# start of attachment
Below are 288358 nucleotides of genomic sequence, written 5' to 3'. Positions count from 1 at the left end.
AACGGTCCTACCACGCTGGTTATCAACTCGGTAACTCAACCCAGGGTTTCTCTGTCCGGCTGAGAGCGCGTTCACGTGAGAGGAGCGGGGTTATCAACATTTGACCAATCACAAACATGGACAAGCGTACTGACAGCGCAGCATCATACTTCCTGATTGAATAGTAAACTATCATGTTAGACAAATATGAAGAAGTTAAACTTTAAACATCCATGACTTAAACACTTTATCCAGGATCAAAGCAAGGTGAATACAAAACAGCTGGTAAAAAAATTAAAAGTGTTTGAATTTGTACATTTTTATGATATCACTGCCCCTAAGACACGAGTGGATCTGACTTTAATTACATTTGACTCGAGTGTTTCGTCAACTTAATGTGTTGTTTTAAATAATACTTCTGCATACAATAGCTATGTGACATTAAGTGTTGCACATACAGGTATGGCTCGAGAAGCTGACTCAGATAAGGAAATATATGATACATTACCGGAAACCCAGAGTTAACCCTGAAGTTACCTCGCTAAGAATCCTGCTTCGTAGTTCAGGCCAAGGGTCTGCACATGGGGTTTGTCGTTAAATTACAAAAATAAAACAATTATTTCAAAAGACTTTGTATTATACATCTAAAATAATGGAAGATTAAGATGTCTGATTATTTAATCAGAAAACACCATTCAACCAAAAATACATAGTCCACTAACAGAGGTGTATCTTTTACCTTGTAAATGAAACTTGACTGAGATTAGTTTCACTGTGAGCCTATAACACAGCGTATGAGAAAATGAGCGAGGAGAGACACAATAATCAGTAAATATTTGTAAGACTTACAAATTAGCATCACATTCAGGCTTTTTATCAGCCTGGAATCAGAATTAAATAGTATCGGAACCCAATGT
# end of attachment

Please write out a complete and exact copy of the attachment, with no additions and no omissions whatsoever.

Below are 288358 nucleotides of genomic sequence, written 5' to 3'. Positions count from 1 at the left end.
AACGGTCCTACCACGCTGGTTATCAACTCGGTAACTCAACCCAGGGTTTCTCTGTCCGGCTGAGAGCGCGTTCACGTGAGAGGAGCGGGGTTATCAACATTTGACCAATCACAAACATGGACAAGCGTACTGACAGCGCAGCATCATACTTCCTGATTGAATAGTAAACTATCATGTTAGACAAATATGAAGAAGTTAAACTTTAAACATCCATGACTTAAACACTTTATCCAGGATCAAAGCAAGGTGAATACAAAACAGCTGGTAAAAAAATTAAAAGTGTTTGAATTTGTACATTTTTATGATATCACTGCCCCTAAGACACGAGTGGATCTGACTTTAATTACATTTGACTCGAGTGTTTCGTCAACTTAATGTGTTGTTTTAAATAATACTTCTGCATACAATAGCTATGTGACATTAAGTGTTGCACATACAGGTATGGCTCGAGAAGCTGACTCAGATAAGGAAATATATGATACATTACCGGAAACCCAGAGTTAACCCTGAAGTTACCTCGCTAAGAATCCTGCTTCGTAGTTCAGGCCAAGGGTCTGCACATGGGGTTTGTCGTTAAATTACAAAAATAAAACAATTATTTCAAAAGACTTTGTATTATACATCTAAAATAATGGAAGATTAAGATGTCTGATTATTTAATCAGAAAACACCATTCAACCAAAAATACATAGTCCACTAACAGAGGTGTATCTTTTACCTTGTAAATGAAACTTGACTGAGATTAGTTTCACTGTGAGCCTATAACACAGCGTATGAGAAAATGAGCGAGGAGAGACACAATAATCAGTAAATATTTGTAAGACTTACAAATTAGCATCACATTCAGGCTTTTTATCAGCCTGGAATCAGAATTAAATAGTATCGGAACCCAATGT